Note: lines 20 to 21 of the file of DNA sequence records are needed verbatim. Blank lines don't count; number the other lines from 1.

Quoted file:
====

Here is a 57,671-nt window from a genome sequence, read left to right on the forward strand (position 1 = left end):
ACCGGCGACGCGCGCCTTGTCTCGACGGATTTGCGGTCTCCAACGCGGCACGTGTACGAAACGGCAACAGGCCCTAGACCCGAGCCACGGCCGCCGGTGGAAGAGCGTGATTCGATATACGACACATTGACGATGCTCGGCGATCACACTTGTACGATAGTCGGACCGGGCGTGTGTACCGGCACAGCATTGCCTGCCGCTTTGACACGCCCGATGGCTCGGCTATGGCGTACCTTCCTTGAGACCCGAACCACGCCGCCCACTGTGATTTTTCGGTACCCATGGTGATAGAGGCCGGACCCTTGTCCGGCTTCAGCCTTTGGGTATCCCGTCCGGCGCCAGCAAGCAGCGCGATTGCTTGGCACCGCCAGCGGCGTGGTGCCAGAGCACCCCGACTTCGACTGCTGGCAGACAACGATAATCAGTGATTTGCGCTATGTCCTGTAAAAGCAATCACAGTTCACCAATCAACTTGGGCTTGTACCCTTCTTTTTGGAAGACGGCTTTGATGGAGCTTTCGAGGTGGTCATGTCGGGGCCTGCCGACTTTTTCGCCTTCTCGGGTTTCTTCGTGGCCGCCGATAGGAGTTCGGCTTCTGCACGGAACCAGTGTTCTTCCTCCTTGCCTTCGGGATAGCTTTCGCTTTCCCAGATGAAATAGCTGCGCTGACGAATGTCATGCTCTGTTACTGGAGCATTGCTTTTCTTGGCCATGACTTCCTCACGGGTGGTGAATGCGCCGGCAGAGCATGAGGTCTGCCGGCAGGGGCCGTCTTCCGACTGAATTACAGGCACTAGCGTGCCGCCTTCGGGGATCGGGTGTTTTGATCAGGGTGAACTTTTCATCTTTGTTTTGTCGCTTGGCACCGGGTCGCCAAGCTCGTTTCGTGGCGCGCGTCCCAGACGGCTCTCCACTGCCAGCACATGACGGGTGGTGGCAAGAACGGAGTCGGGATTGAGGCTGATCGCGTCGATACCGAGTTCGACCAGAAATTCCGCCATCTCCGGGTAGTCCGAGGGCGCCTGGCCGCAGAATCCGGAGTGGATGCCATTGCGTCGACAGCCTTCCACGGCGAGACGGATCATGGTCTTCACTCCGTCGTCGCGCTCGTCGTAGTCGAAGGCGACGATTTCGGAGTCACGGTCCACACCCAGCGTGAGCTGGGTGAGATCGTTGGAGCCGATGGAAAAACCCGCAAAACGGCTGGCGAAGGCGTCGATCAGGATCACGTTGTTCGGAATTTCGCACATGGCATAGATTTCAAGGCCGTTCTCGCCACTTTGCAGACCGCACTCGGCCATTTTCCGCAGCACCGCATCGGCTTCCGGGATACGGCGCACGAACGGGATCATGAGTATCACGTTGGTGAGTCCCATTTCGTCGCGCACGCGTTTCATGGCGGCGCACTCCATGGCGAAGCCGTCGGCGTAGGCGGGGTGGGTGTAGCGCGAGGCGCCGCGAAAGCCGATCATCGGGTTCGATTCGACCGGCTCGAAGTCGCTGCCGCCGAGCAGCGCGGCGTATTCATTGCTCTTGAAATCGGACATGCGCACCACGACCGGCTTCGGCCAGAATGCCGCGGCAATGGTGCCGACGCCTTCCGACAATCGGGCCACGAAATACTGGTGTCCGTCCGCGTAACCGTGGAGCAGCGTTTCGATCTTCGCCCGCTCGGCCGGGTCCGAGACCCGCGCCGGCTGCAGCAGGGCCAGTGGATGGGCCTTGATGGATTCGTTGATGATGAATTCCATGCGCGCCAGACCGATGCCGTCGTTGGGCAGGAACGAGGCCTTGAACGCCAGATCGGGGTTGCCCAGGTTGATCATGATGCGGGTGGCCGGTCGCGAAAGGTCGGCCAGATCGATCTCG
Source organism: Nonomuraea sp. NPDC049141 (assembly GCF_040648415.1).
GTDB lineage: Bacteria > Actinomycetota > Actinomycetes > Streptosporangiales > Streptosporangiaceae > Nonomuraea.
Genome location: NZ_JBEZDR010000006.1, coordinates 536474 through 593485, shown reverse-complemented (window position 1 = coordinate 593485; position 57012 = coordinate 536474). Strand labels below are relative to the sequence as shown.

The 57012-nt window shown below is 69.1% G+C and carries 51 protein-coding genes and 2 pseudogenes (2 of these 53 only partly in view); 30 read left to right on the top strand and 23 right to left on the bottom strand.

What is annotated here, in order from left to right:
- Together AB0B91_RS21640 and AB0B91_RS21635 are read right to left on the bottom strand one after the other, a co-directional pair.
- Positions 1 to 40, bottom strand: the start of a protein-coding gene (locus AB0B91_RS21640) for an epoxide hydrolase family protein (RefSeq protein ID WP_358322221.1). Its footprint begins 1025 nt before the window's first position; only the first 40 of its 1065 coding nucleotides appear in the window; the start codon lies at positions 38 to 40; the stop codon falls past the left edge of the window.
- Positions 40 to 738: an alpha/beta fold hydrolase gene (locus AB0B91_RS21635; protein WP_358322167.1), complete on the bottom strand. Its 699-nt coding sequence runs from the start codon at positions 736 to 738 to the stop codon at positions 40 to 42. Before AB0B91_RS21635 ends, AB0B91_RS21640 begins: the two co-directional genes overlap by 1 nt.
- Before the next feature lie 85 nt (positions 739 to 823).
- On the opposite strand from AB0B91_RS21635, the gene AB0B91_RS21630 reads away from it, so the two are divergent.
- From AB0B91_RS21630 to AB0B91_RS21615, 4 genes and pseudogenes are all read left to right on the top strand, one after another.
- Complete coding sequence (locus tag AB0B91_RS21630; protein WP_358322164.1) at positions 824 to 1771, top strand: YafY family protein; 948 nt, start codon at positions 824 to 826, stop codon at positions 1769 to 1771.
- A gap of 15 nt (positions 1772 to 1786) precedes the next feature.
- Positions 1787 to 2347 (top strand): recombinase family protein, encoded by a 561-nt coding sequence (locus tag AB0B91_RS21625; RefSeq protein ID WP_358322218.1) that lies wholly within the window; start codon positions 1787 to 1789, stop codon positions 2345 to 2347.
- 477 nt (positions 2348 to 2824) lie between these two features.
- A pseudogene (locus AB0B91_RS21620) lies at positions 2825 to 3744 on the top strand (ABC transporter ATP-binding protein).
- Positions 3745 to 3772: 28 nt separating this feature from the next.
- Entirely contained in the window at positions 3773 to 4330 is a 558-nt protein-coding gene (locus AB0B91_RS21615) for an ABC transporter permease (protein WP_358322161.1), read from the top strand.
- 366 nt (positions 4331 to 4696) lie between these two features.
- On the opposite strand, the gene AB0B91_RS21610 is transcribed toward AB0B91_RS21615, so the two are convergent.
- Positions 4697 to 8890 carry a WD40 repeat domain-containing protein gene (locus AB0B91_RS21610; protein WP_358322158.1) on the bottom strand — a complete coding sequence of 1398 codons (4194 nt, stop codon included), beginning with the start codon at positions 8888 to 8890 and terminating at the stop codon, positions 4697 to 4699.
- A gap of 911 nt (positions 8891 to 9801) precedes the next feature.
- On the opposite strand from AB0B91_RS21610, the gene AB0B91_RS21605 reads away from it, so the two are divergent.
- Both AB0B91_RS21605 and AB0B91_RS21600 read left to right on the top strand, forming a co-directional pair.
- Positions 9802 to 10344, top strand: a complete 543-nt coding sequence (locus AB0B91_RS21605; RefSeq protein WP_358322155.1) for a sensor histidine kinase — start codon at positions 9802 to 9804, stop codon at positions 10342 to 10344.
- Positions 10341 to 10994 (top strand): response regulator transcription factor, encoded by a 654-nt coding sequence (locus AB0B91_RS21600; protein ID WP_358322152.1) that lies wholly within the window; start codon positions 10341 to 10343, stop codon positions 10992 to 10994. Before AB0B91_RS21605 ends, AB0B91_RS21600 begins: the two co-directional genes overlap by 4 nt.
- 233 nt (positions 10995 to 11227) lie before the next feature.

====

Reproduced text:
- Entirely contained in the window at positions 3773 to 4330 is a 558-nt protein-coding gene (locus AB0B91_RS21615) for an ABC transporter permease (protein WP_358322161.1), read from the top strand.
- 366 nt (positions 4331 to 4696) lie between these two features.